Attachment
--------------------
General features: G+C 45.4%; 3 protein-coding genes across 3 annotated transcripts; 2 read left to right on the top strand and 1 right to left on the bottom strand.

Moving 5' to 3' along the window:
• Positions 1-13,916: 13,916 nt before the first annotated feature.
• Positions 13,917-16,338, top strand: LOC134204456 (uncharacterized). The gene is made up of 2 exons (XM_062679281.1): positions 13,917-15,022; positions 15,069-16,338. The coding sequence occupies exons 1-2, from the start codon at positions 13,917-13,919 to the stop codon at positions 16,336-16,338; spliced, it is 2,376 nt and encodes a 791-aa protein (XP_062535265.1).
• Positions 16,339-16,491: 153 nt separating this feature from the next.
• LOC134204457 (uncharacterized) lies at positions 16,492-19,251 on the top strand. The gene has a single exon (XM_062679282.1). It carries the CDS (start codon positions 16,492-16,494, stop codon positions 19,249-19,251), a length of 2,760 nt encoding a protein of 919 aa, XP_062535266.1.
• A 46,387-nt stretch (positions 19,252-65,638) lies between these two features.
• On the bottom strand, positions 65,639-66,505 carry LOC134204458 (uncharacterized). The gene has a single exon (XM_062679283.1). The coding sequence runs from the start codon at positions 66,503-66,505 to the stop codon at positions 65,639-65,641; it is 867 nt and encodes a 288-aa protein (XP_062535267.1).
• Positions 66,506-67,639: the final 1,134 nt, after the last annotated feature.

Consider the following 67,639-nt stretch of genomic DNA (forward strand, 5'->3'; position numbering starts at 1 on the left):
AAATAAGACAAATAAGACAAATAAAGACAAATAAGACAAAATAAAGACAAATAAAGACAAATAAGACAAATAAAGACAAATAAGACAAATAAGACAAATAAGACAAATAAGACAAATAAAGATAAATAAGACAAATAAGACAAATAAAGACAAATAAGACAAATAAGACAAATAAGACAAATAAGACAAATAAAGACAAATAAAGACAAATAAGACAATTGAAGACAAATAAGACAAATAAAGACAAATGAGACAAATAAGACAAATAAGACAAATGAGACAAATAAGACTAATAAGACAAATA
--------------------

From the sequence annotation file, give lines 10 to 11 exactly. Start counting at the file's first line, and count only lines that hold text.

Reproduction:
Consider the following 67,639-nt stretch of genomic DNA (forward strand, 5'->3'; position numbering starts at 1 on the left):
AAATAAGACAAATAAGACAAATAAAGACAAATAAGACAAAATAAAGACAAATAAAGACAAATAAGACAAATAAAGACAAATAAGACAAATAAGACAAATAAGACAAATAAGACAAATAAAGATAAATAAGACAAATAAGACAAATAAAGACAAATAAGACAAATAAGACAAATAAGACAAATAAGACAAATAAAGACAAATAAAGACAAATAAGACAATTGAAGACAAATAAGACAAATAAAGACAAATGAGACAAATAAGACAAATAAGACAAATGAGACAAATAAGACTAATAAGACAAATA